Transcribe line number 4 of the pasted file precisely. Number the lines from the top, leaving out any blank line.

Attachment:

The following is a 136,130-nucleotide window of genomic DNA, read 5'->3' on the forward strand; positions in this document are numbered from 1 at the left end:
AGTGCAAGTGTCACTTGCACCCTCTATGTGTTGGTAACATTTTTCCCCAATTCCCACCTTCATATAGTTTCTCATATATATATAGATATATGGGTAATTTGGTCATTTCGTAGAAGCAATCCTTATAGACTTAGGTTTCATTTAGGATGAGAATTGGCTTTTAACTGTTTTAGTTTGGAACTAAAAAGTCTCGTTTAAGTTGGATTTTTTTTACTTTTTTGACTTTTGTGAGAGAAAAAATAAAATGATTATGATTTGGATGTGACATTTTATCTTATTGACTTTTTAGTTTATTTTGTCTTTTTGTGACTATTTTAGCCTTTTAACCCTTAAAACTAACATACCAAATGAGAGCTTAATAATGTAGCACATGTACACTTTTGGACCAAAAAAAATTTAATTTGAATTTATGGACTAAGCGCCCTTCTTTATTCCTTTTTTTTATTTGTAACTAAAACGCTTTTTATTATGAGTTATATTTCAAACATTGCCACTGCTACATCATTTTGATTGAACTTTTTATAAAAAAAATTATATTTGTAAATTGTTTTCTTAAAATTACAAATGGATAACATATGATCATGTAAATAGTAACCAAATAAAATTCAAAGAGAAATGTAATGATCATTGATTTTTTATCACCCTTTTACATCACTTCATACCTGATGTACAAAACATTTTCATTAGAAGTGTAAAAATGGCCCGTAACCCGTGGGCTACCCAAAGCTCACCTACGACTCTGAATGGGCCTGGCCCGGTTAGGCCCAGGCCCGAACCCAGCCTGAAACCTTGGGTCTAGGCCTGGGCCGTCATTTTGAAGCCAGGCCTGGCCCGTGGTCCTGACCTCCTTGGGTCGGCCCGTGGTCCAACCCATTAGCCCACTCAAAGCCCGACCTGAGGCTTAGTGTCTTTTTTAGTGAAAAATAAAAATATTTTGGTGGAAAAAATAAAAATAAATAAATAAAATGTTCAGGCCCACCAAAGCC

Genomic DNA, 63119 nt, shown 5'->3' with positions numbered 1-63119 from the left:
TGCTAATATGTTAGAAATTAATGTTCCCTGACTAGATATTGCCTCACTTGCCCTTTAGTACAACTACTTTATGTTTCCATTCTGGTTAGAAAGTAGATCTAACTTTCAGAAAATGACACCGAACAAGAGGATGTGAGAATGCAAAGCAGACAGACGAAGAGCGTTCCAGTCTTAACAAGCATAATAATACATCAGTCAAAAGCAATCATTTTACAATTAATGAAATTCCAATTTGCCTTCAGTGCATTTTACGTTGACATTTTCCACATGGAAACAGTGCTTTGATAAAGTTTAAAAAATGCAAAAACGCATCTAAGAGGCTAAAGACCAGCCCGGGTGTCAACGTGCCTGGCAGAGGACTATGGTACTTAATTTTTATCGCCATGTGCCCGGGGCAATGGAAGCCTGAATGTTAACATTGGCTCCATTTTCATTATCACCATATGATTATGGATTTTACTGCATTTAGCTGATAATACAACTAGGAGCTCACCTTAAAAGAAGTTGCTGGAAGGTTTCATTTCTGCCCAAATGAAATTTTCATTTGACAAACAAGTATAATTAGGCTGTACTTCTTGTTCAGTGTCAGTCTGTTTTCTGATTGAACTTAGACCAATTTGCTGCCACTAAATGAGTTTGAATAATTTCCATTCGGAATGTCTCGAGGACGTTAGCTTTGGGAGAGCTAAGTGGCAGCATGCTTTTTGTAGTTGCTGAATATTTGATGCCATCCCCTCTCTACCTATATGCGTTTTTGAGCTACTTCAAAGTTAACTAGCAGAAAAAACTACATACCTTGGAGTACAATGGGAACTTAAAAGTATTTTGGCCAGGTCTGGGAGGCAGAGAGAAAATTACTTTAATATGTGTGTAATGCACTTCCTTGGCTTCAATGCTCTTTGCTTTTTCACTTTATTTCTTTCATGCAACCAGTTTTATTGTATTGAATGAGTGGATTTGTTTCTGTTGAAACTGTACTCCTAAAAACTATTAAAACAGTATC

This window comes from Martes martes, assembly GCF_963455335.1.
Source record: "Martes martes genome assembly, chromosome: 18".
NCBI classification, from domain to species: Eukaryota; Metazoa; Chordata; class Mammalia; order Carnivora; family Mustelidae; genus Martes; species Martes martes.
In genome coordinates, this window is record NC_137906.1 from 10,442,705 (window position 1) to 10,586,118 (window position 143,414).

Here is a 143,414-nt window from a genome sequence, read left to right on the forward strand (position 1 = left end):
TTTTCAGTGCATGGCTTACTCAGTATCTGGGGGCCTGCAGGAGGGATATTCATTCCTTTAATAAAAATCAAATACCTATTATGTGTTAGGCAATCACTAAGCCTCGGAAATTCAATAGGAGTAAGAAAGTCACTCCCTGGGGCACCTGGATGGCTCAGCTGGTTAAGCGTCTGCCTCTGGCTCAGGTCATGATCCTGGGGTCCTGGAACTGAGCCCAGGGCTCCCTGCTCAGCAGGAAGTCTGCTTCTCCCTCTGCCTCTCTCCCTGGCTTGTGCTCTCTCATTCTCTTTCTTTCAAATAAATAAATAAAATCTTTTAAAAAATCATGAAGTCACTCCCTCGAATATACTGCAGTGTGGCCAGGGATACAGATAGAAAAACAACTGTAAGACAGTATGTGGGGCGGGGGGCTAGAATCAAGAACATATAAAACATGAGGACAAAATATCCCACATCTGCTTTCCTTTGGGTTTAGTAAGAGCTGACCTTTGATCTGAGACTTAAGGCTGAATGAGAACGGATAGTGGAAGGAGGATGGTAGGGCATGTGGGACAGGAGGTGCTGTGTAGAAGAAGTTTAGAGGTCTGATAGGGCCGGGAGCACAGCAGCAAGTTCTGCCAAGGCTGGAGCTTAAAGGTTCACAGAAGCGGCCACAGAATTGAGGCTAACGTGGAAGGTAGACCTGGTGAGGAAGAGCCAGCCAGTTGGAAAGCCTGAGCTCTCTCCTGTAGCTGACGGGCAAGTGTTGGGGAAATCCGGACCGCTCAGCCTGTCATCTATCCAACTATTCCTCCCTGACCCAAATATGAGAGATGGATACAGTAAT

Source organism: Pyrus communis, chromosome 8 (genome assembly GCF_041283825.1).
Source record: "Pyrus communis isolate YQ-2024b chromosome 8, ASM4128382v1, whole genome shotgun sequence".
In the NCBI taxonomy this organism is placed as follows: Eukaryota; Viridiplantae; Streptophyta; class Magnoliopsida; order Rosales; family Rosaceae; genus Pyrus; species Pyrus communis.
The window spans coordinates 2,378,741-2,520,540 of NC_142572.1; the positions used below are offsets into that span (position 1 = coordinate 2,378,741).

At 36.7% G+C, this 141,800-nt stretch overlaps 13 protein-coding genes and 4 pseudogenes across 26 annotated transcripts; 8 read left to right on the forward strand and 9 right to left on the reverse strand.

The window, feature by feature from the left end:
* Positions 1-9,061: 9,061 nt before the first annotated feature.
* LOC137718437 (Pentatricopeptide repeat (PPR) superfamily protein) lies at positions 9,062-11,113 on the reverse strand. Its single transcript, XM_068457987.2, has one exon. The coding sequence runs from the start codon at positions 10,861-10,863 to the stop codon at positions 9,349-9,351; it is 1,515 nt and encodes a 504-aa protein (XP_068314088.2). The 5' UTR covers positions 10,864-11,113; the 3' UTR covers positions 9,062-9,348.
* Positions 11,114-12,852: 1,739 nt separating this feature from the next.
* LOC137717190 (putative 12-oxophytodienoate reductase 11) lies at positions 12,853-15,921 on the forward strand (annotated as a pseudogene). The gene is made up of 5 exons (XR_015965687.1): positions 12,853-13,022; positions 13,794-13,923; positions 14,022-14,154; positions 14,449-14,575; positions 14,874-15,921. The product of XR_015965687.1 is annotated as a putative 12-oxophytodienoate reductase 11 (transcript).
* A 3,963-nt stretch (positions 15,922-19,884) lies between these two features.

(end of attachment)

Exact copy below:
TGCTAATATGTTAGAAATTAATGTTCCCTGACTAGATATTGCCTCACTTGCCCTTTAGTACAACTACTTTATGTTTCCATTCTGGTTAGAAAGTAGATCTAACTTTCAGAAAATGACACCGAACAAGAGGATGTGAGAATGCAAAGCAGACAGACGAAGAGCGTTCCAGTCTTAACAAGCATAATAATACATCAGTCAAAAGCAATCATTTTACAATTAATGAAATTCCAATTTGCCTTCAGTGCATTTTACGTTGACATTTTCCACATGGAAACAGTGCTTTGATAAAGTTTAAAAAATGCAAAAACGCATCTAAGAGGCTAAAGACCAGCCCGGGTGTCAACGTGCCTGGCAGAGGACTATGGTACTTAATTTTTATCGCCATGTGCCCGGGGCAATGGAAGCCTGAATGTTAACATTGGCTCCATTTTCATTATCACCATATGATTATGGATTTTACTGCATTTAGCTGATAATACAACTAGGAGCTCACCTTAAAAGAAGTTGCTGGAAGGTTTCATTTCTGCCCAAATGAAATTTTCATTTGACAAACAAGTATAATTAGGCTGTACTTCTTGTTCAGTGTCAGTCTGTTTTCTGATTGAACTTAGACCAATTTGCTGCCACTAAATGAGTTTGAATAATTTCCATTCGGAATGTCTCGAGGACGTTAGCTTTGGGAGAGCTAAGTGGCAGCATGCTTTTTGTAGTTGCTGAATATTTGATGCCATCCCCTCTCTACCTATATGCGTTTTTGAGCTACTTCAAAGTTAACTAGCAGAAAAAACTACATACCTTGGAGTACAATGGGAACTTAAAAGTATTTTGGCCAGGTCTGGGAGGCAGAGAGAAAATTACTTTAATATGTGTGTAATGCACTTCCTTGGCTTCAATGCTCTTTGCTTTTTCACTTTATTTCTTTCATGCAACCAGTTTTATTGTATTGAATGAGTGGATTTGTTTCTGTTGAAACTGTACTCCTAAAAACTATTAAAACAGTATC